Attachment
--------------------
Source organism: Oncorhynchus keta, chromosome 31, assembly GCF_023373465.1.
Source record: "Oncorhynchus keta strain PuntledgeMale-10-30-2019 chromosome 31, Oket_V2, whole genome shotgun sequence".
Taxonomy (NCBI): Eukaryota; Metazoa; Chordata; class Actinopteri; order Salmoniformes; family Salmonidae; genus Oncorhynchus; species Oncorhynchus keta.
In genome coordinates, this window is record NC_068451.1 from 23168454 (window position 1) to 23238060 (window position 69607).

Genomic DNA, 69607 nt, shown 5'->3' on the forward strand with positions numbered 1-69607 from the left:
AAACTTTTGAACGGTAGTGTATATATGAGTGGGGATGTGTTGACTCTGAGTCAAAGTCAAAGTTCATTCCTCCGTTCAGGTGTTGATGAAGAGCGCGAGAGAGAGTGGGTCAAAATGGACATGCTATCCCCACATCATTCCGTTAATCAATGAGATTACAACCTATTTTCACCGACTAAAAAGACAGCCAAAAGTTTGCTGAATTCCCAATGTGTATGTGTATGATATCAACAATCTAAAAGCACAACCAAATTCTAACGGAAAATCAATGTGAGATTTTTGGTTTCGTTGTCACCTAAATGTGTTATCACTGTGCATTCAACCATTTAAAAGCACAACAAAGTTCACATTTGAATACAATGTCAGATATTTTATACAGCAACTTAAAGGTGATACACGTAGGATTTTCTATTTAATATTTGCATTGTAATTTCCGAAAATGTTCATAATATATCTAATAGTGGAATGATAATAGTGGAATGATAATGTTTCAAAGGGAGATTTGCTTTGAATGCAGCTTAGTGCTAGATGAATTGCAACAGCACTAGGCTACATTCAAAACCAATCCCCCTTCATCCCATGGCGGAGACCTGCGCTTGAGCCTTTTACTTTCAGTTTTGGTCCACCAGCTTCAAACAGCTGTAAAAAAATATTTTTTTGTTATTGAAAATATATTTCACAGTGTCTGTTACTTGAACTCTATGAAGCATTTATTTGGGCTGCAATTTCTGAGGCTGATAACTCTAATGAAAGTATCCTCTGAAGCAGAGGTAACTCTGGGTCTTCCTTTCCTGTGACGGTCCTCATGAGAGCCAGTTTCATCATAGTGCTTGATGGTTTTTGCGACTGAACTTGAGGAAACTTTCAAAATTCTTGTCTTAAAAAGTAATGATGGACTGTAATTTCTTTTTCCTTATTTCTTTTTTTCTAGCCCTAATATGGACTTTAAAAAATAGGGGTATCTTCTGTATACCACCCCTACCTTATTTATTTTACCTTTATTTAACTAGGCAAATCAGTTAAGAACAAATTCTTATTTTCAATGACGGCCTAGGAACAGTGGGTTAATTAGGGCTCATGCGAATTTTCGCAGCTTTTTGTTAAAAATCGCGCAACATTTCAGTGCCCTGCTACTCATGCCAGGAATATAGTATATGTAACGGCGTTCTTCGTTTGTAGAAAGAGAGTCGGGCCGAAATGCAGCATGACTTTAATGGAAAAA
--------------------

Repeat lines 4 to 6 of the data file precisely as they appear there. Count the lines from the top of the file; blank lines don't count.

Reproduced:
In genome coordinates, this window is record NC_068451.1 from 23168454 (window position 1) to 23238060 (window position 69607).

Genomic DNA, 69607 nt, shown 5'->3' on the forward strand with positions numbered 1-69607 from the left:
AAACTTTTGAACGGTAGTGTATATATGAGTGGGGATGTGTTGACTCTGAGTCAAAGTCAAAGTTCATTCCTCCGTTCAGGTGTTGATGAAGAGCGCGAGAGAGAGTGGGTCAAAATGGACATGCTATCCCCACATCATTCCGTTAATCAATGAGATTACAACCTATTTTCACCGACTAAAAAGACAGCCAAAAGTTTGCTGAATTCCCAATGTGTATGTGTATGATATCAACAATCTAAAAGCACAACCAAATTCTAACGGAAAATCAATGTGAGATTTTTGGTTTCGTTGTCACCTAAATGTGTTATCACTGTGCATTCAACCATTTAAAAGCACAACAAAGTTCACATTTGAATACAATGTCAGATATTTTATACAGCAACTTAAAGGTGATACACGTAGGATTTTCTATTTAATATTTGCATTGTAATTTCCGAAAATGTTCATAATATATCTAATAGTGGAATGATAATAGTGGAATGATAATGTTTCAAAGGGAGATTTGCTTTGAATGCAGCTTAGTGCTAGATGAATTGCAACAGCACTAGGCTACATTCAAAACCAATCCCCCTTCATCCCATGGCGGAGACCTGCGCTTGAGCCTTTTACTTTCAGTTTTGGTCCACCAGCTTCAAACAGCTGTAAAAAAATATTTTTTTGTTATTGAAAATATATTTCACAGTGTCTGTTACTTGAACTCTATGAAGCATTTATTTGGGCTGCAATTTCTGAGGCTGATAACTCTAATGAAAGTATCCTCTGAAGCAGAGGTAACTCTGGGTCTTCCTTTCCTGTGACGGTCCTCATGAGAGCCAGTTTCATCATAGTGCTTGATGGTTTTTGCGACTGAACTTGAGGAAACTTTCAAAATTCTTGTCTTAAAAAGTAATGATGGACTGTAATTTCTTTTTCCTTATTTCTTTTTTTCTAGCCCTAATATGGACTTTAAAAAATAGGGGTATCTTCTGTATACCACCCCTACCTTATTTATTTTACCTTTATTTAACTAGGCAAATCAGTTAAGAACAAATTCTTATTTTCAATGACGGCCTAGGAACAGTGGGTTAATTAGGGCTCATGCGAATTTTCGCAGCTTTTTGTTAAAAATCGCGCAACATTTCAGTGCCCTGCTACTCATGCCAGGAATATAGTATATGTAACGGCGTTCTTCGTTTGTAGAAAGAGAGTCGGGCCGAAATGCAGCATGACTTTAATGGAAAAA